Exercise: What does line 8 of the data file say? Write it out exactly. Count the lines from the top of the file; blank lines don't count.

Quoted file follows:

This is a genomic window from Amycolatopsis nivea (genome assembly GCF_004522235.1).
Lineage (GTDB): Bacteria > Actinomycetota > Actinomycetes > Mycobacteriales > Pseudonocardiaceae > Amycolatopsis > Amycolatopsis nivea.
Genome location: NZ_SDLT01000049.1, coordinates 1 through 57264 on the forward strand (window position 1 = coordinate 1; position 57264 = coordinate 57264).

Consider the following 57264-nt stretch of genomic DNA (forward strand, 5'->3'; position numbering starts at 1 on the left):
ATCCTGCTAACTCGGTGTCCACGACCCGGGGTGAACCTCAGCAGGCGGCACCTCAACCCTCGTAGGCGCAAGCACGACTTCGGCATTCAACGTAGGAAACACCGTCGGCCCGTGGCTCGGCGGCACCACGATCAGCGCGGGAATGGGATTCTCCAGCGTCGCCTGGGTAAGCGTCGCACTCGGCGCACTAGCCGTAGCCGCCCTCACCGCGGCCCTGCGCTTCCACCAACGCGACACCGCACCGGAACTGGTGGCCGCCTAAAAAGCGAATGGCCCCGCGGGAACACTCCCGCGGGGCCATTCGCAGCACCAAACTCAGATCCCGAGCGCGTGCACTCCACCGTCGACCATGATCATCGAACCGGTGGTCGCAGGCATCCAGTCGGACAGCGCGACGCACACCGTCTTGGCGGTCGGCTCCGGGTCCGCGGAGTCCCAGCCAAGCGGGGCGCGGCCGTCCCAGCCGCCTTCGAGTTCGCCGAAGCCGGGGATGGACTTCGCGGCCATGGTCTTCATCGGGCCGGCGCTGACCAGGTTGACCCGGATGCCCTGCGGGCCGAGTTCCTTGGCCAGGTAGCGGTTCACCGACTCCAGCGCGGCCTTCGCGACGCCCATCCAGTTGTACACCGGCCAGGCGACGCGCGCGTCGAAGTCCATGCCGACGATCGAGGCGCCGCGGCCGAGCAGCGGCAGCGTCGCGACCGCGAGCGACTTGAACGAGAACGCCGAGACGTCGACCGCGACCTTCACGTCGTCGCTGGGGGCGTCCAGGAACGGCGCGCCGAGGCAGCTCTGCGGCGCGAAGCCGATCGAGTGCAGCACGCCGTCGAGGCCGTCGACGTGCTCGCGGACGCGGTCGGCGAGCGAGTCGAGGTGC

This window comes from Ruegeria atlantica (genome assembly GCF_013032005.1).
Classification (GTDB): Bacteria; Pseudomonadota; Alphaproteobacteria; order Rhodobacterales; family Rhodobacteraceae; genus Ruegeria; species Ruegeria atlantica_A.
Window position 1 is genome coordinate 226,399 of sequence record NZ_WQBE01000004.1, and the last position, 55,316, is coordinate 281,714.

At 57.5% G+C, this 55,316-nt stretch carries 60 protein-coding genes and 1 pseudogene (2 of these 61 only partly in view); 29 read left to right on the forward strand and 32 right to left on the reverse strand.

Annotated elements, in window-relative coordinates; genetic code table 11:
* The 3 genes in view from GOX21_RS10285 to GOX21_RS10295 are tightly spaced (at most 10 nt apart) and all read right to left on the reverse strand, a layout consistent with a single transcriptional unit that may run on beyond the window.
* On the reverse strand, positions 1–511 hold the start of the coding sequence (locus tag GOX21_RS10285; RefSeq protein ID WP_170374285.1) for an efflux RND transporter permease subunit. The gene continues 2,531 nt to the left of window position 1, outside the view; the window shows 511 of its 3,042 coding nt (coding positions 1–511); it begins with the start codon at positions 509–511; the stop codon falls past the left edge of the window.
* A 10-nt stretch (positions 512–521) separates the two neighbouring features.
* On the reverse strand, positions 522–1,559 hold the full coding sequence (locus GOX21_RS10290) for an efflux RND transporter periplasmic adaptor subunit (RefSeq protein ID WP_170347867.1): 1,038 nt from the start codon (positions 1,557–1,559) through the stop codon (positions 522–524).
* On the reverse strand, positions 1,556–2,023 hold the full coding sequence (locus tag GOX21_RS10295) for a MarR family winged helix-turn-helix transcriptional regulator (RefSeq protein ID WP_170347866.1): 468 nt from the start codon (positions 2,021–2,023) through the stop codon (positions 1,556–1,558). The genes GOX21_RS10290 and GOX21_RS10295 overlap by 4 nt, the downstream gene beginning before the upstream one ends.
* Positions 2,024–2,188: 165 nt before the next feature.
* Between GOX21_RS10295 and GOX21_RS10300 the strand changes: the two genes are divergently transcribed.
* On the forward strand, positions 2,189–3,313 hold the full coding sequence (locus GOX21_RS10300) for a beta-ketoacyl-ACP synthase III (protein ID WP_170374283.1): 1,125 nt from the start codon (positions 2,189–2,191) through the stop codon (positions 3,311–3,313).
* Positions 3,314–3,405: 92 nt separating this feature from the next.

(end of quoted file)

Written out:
Window position 1 is genome coordinate 226,399 of sequence record NZ_WQBE01000004.1, and the last position, 55,316, is coordinate 281,714.